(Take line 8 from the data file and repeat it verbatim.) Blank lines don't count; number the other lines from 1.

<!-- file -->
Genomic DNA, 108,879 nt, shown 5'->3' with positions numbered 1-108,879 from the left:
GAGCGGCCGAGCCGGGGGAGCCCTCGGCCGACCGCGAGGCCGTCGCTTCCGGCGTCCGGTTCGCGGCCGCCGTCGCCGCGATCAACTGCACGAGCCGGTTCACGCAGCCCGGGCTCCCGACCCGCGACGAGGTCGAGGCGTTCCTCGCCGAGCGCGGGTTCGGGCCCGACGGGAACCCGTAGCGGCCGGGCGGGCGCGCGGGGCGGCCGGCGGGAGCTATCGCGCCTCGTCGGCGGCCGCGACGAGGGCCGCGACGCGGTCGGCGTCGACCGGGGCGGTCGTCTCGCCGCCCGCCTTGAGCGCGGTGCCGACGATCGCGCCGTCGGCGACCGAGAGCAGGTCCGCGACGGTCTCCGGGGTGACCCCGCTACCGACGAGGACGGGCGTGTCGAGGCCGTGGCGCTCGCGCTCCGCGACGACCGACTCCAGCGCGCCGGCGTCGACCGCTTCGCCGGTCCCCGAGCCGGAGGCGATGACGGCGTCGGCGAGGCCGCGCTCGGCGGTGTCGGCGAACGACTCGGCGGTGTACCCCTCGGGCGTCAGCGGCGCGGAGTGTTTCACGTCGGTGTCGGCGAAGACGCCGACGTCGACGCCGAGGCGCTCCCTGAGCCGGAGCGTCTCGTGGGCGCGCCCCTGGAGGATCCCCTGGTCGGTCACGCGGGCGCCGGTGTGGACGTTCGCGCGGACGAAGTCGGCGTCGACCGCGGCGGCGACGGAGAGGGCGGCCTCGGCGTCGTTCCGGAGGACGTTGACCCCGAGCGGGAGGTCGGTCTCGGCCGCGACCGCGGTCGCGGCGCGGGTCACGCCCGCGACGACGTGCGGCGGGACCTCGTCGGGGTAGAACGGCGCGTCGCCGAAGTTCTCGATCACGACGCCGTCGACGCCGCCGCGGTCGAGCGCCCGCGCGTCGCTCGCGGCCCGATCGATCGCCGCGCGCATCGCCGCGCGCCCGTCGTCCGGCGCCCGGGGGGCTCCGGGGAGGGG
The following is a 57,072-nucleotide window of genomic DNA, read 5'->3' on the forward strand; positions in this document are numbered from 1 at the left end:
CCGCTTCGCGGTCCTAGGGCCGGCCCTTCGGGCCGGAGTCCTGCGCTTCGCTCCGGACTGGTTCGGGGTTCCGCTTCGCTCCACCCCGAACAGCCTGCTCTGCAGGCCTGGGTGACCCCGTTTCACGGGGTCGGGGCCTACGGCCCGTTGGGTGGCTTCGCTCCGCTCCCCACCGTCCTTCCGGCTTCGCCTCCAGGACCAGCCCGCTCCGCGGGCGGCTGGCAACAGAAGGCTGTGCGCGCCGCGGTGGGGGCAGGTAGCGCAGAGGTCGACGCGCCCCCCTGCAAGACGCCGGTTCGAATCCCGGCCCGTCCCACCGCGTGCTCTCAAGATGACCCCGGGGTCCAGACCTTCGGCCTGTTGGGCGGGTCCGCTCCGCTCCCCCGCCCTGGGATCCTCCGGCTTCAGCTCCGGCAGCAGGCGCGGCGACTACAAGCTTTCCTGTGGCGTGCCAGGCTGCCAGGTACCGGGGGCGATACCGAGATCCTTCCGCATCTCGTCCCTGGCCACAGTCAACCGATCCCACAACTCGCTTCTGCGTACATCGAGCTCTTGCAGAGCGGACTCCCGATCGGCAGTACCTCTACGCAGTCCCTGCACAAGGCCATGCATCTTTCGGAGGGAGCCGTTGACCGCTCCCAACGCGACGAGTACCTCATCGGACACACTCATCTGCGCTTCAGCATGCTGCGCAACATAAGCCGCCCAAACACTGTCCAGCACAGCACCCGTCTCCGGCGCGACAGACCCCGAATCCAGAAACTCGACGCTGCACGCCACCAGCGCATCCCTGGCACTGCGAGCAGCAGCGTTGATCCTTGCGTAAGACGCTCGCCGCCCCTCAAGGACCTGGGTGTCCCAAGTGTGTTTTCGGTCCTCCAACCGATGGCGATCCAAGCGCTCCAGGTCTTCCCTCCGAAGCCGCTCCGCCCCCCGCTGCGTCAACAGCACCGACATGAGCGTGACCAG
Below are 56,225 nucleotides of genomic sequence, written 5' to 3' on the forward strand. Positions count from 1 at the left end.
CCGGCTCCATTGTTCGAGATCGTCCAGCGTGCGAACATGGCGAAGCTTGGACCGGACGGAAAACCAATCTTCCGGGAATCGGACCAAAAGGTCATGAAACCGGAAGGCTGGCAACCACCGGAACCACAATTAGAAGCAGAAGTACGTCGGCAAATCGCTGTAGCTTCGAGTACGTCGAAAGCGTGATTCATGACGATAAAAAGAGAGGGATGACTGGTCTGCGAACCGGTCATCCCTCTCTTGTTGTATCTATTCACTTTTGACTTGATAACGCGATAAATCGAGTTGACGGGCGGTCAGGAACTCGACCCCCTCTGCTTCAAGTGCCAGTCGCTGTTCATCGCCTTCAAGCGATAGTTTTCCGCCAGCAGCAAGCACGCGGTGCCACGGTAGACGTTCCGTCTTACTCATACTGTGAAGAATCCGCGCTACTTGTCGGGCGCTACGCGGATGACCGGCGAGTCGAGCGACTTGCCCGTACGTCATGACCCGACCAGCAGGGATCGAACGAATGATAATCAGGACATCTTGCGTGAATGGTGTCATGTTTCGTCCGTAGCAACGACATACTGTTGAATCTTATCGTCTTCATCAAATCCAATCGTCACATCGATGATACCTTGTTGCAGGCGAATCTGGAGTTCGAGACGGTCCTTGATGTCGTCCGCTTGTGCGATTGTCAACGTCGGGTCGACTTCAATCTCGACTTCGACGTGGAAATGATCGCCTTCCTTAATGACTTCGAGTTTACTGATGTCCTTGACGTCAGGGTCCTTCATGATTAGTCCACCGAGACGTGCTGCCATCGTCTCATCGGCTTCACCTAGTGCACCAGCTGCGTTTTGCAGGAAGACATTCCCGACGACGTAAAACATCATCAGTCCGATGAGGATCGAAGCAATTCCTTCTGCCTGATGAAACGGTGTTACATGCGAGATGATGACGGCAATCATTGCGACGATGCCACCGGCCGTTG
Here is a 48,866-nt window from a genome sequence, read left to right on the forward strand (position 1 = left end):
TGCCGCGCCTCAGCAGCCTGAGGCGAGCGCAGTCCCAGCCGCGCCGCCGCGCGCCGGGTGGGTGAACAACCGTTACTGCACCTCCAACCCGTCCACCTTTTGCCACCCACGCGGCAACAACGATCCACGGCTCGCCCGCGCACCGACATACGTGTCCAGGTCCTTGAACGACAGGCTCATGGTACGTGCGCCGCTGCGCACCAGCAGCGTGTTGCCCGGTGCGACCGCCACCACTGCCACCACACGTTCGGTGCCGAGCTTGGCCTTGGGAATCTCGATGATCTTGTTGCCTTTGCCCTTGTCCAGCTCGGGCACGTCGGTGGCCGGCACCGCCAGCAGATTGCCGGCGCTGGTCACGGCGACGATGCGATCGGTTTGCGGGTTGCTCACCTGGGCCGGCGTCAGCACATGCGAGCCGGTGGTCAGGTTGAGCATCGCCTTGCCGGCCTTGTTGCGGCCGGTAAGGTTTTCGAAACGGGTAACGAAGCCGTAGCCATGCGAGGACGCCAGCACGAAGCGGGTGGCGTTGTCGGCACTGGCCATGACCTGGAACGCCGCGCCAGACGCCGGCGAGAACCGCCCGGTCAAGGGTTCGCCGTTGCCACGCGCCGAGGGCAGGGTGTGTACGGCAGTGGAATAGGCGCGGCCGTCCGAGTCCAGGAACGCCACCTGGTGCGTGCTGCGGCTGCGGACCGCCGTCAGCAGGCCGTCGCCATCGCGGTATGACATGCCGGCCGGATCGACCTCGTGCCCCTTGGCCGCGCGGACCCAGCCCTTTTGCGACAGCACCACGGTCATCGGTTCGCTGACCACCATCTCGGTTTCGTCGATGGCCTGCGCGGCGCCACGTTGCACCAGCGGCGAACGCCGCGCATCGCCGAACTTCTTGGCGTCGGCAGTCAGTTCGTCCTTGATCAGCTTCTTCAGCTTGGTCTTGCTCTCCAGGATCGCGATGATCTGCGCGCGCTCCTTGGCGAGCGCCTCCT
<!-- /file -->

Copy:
TGCCGCGCCTCAGCAGCCTGAGGCGAGCGCAGTCCCAGCCGCGCCGCCGCGCGCCGGGTGGGTGAACAACCGTTACTGCACCTCCAACCCGTCCACCTTTTGCCACCCACGCGGCAACAACGATCCACGGCTCGCCCGCGCACCGACATACGTGTCCAGGTCCTTGAACGACAGGCTCATGGTACGTGCGCCGCTGCGCACCAGCAGCGTGTTGCCCGGTGCGACCGCCACCACTGCCACCACACGTTCGGTGCCGAGCTTGGCCTTGGGAATCTCGATGATCTTGTTGCCTTTGCCCTTGTCCAGCTCGGGCACGTCGGTGGCCGGCACCGCCAGCAGATTGCCGGCGCTGGTCACGGCGACGATGCGATCGGTTTGCGGGTTGCTCACCTGGGCCGGCGTCAGCACATGCGAGCCGGTGGTCAGGTTGAGCATCGCCTTGCCGGCCTTGTTGCGGCCGGTAAGGTTTTCGAAACGGGTAACGAAGCCGTAGCCATGCGAGGACGCCAGCACGAAGCGGGTGGCGTTGTCGGCACTGGCCATGACCTGGAACGCCGCGCCAGACGCCGGCGAGAACCGCCCGGTCAAGGGTTCGCCGTTGCCACGCGCCGAGGGCAGGGTGTGTACGGCAGTGGAATAGGCGCGGCCGTCCGAGTCCAGGAACGCCACCTGGTGCGTGCTGCGGCTGCGGACCGCCGTCAGCAGGCCGTCGCCATCGCGGTATGACATGCCGGCCGGATCGACCTCGTGCCCCTTGGCCGCGCGGACCCAGCCCTTTTGCGACAGCACCACGGTCATCGGTTCGCTGACCACCATCTCGGTTTCGTCGATGGCCTGCGCGGCGCCACGTTGCACCAGCGGCGAACGCCGCGCATCGCCGAACTTCTTGGCGTCGGCAGTCAGTTCGTCCTTGATCAGCTTCTTCAGCTTGGTCTTGCTCTCCAGGATCGCGATGATCTGCGCGCGCTCCTTGGCGAGCGCCTCCT